Follows the rivalry between two Formula One drivers in the 1970s: James Hunt, the popular playboy, and the serious and businesslike Niki Lauda.
Ron Howard, 2013
The film recreates the story of the two men from the time when they met as Formula Three drivers, but it opens and builds towards Lauda’s infamous accident, six years later, that left him scarred and more driven than ever. Hunt (Chris Hemsworth) and Lauda (Daniel Bruhl) go through individual ups and downs, eventually finding their way into Formula One, but after their first race it takes them a long time to race on equal ground again. Through various relationships (well, for Hunt, and one for Lauda), their animosity continues to grow, “busting each other’s balls” off the track and longing to face off on the track. They’re equally matched, Lauda’s dedication and skill against Hunt’s risk-taking, but a decision – against Lauda’s wishes – to race on a dangerous track in the rain causes a life-changing and terrible car accident.
I was about half an hour into this movie when I realised with sudden clarity that I was watching a really good movie. I was completely engrossed in the story. It has an excellent balance of drama and humour, and of story and action. The race scenes are well-paced and exciting, focusing on the important stuff and skipping through when necessary. It’s unrelenting when it shows the unpleasant repercussions of such a dangerous lifestyles – Lauda’s medical procedures are hard to watch – but it gives you a sense of the excitement and the, er, rush of being a professional driver, of that which propels these two men in their pursuit of being the best. It looks terrific (and not just because of the shot of Chris Hemsworth’s butt). The racing scenes are good, but the movie is beautiful in other places too; its deep colour scheme is very effective, and it’s full of visual metaphors (a record that’s dropped off the needle, spinning aimlessly as Hunt searches for a drive; flames reflected in a window licking at Lauda’s face). The costuming is also a lot of fun, with certain photos of the real Hunt and Lauda recreated for the screen. This is really smart movie-making at its finest, and one of Ron Howard’s best – it lacks the preachiness of some of his earlier films.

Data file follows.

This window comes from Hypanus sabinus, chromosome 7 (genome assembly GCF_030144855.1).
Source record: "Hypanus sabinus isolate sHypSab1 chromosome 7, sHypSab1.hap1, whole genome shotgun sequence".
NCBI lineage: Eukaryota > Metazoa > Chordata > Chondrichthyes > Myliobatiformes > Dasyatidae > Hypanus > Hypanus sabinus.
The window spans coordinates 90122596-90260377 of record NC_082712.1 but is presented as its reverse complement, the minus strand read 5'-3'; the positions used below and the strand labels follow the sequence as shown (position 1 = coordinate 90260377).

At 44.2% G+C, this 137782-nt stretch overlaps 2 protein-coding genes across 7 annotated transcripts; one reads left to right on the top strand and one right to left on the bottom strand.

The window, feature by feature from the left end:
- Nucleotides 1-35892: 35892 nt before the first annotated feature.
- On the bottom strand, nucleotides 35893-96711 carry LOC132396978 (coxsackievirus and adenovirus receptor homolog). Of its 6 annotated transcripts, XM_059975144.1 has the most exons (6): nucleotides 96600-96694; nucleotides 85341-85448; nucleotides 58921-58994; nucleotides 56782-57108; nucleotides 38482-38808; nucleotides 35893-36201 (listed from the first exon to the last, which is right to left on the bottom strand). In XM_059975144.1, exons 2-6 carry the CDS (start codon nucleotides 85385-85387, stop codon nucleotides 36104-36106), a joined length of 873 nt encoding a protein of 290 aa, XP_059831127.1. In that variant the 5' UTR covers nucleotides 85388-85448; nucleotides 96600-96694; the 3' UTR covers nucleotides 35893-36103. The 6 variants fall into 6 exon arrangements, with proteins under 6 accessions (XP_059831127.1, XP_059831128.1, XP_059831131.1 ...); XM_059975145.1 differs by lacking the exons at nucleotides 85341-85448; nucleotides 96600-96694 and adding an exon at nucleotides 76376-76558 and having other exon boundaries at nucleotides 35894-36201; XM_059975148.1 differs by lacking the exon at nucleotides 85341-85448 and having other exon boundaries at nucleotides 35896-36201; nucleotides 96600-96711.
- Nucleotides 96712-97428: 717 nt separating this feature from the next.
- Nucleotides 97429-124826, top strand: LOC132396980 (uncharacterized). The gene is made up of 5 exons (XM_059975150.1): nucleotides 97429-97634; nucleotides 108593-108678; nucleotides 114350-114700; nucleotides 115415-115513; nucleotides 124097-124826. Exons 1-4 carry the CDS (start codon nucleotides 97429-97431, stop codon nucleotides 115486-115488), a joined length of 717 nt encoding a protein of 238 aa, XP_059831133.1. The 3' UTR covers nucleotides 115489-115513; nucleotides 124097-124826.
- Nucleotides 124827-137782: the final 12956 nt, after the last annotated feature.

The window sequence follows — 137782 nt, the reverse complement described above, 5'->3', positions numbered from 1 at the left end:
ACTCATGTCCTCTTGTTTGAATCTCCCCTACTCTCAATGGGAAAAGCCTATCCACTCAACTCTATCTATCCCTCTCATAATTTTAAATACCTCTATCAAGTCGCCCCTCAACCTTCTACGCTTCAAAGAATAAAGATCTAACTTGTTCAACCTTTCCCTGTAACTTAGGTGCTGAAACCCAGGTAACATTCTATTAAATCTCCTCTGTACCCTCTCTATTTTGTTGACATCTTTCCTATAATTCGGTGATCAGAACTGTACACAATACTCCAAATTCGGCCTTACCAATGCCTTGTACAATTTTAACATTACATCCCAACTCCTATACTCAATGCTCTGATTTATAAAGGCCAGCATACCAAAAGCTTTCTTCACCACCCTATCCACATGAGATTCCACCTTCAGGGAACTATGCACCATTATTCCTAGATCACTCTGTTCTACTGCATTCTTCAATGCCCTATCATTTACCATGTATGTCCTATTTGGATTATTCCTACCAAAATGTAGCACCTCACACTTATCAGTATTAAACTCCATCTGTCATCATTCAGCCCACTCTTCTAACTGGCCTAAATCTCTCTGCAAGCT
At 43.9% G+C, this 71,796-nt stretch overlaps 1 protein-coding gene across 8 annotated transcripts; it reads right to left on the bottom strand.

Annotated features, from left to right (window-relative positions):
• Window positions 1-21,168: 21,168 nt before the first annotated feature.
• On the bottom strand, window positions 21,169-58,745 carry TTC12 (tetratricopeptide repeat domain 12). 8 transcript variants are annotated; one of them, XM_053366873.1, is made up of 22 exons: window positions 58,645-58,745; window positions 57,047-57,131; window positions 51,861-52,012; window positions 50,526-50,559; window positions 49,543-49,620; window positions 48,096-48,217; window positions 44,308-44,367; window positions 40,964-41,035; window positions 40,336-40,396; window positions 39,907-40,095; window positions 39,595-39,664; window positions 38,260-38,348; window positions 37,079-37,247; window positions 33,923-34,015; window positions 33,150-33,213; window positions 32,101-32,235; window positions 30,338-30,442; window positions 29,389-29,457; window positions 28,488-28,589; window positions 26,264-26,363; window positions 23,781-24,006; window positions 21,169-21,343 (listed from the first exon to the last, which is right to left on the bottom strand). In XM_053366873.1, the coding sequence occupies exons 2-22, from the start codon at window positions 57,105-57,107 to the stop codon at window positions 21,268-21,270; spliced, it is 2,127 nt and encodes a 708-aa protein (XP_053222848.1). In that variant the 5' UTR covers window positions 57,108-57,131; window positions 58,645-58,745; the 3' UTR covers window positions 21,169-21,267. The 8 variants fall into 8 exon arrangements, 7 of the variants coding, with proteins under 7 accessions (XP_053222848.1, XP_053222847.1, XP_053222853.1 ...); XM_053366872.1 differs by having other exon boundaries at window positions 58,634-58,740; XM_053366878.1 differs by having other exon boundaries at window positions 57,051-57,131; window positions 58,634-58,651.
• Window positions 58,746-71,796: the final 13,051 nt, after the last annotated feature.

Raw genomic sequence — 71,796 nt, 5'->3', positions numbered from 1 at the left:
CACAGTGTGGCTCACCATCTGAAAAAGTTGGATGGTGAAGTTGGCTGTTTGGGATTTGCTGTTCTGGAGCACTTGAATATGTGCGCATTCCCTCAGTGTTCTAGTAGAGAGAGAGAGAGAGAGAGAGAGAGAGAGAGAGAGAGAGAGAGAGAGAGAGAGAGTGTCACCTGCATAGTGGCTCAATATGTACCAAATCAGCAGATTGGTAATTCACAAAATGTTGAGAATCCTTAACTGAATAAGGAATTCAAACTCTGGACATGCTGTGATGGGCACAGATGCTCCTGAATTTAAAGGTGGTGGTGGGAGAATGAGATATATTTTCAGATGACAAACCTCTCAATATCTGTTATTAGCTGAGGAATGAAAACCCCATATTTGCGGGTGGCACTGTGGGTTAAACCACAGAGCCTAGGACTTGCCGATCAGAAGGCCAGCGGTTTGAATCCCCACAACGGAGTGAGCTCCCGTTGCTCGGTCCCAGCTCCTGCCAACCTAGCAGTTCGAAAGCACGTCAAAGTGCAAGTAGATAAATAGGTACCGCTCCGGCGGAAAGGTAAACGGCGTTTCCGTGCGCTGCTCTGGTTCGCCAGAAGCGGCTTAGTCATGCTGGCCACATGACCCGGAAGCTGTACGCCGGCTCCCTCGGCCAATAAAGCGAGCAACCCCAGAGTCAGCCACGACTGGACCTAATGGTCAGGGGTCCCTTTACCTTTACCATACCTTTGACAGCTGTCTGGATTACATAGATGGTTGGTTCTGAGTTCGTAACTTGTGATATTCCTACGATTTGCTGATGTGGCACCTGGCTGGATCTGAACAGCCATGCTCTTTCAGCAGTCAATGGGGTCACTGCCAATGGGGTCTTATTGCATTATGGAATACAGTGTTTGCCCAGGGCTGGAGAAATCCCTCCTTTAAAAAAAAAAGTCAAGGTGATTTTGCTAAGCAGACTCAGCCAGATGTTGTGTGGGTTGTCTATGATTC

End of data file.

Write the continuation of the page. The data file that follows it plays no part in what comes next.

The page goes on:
Both Daniel Bruhl and Chris Hemsworth give astonishing performances. They’re perfectly cast; if Chris Hemsworth needed a movie to prove his acting mettle and still entertain the audience, this is it. Bruhl plays the prickly Niki Lauda with the right mix of uptight confidence; he has all the social skills of a sea anemone, but you can’t help liking the guy, who really is skilled and smart. Hemsworth is all cocky swagger and deep v-neck shirts as James Hunt, who is also flawed – hotheaded and a user of women – but remains likeable. The film is also sympathetic to all of its characters; there are no good or bad guys here, just people. James Hunt’s model wife, Suzy, is treated with dignity in spite of the ignominious way their relationship ends, with a scandal involving her and another celebrity couple. The respect for the characters creates a greater tension between the two racers; you really don’t know who you want to win for much of the movie. The pace falls off after the infamous race, with long scenes of Lauda’s recovery and an extended wind-down after the final race. Still, it’s a well-paced and clever biopic about two interesting men.
Rush on IMDb